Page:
The Ministry of Tourism is keen to promote both Rattanakiri and the adjoining province of Mondolkiri as destinations for eco-tourism and trekking, but this project remains in its infancy. As a part of this drive, and to protect threatened wildlife, almost half of Rattanakiri has been designated a protected area, including Lumphat Wildlife Sanctuary and Virachey National Park.
Of course, other cultures have, in turn, strongly influenced Cambodia’s food. Central in the nation’s cuisine are soups and fish sauce from the Vietnamese and the Chams; Indian curries; stir-fries, fried rice and sweet and sour dishes from the Chinese and spices from the Far East. Even so, Khmer cuisine has combined these elements with a distinct set of flavours and ingredients to form a unique taste.
Just 18km (12 miles) from a town near the airport, Ream includes 210 sq km (81 sq miles) of coastal forests, including the Prek Tuk Sap estuary, mangrove forests, and two islands, as well as coral reefs. English-speaking rangers lead guided hikes and boat trips around the park, though the resident macaques, pangolins, sun bears and muntjac are most likely to be seen after dark when the park is closed.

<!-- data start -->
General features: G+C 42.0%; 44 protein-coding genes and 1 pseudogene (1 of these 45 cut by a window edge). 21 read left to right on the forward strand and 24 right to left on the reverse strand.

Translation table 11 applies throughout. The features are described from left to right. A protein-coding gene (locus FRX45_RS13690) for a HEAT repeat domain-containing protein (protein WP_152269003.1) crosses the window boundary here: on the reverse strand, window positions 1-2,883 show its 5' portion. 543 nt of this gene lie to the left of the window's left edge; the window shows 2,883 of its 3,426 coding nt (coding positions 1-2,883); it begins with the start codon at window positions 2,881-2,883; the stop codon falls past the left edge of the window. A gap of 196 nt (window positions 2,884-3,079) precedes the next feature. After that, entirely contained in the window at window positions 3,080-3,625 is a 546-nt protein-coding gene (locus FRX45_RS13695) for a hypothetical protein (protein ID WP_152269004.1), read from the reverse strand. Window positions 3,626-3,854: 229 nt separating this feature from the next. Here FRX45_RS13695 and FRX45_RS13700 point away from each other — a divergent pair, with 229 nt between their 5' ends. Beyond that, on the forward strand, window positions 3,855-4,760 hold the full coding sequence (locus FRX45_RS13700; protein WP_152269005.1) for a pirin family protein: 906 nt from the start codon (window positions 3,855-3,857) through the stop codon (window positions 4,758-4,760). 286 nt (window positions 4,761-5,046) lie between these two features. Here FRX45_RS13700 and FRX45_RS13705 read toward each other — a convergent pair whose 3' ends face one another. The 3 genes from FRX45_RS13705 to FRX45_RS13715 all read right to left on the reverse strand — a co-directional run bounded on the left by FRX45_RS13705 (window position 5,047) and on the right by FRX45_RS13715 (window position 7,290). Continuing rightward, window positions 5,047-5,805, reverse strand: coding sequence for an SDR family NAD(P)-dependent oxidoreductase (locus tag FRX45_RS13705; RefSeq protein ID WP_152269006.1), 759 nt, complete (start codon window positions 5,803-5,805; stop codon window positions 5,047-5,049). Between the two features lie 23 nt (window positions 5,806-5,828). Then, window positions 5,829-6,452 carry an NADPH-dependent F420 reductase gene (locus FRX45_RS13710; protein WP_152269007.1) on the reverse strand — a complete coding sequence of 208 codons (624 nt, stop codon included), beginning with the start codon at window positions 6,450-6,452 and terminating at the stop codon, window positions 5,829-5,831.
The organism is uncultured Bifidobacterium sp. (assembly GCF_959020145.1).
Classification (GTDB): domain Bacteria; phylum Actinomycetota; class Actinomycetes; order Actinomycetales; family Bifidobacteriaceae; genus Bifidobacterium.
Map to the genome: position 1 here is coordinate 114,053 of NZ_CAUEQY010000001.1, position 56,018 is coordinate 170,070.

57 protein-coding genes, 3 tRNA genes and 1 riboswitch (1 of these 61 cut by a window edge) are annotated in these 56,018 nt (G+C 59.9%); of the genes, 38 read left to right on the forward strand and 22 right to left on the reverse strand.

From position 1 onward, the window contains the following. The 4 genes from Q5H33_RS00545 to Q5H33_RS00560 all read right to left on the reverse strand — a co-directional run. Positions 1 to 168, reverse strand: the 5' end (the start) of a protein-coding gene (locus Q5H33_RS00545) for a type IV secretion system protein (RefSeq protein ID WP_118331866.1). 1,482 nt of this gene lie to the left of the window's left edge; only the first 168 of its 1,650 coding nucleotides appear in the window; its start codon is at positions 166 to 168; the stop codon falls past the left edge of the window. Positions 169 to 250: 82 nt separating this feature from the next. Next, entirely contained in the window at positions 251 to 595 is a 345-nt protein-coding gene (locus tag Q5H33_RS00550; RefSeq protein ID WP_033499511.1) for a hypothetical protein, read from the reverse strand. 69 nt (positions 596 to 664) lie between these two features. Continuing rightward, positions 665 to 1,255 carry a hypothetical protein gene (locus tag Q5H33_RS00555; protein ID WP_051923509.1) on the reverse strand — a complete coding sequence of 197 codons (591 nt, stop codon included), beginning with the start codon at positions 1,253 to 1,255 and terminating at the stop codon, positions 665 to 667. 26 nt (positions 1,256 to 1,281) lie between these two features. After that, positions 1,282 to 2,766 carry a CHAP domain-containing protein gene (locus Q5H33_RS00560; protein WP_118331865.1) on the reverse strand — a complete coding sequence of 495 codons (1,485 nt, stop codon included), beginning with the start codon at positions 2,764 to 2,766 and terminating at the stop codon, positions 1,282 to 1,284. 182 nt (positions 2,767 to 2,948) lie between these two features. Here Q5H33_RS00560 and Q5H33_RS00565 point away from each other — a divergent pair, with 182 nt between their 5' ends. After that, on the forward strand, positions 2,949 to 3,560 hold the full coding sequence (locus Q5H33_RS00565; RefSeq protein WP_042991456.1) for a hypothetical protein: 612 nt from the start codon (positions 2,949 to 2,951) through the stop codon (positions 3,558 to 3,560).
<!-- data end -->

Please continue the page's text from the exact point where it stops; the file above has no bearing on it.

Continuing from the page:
Fauna which may be seen includes the slow loris, pig-tailed macaque, gibbon and douc ur, as well as wild elephant, gaur, bintang and sometimes even tiger. The area is also home to some of Cambodia’s smallest and least assimilated minorities. Despite its remoteness, Virachey is among Cambodia’s best-administered national parks, offering organised tours from the park headquarters at Ban Lung.
Visitors are required to purchase a ticket and use local transport (jeep or motorbike) and are not allowed to walk or use their transportation. The temple itself is best visited on a day trip. Be sure to leave early in the morning to allow enough time to explore it properly.
Other coasts are far more sedate and the interior remains undeveloped. To the south, smaller exotic Koh Rong Samloem attracts a different crowd, seeking relaxation rather than beach parties. The main accommodation cluster is on the east coast at Saracen Beach, but there are other bungalow resorts and beachside guesthouses scattered around the coast, particularly on the west-facing Sunset and Lazy beaches.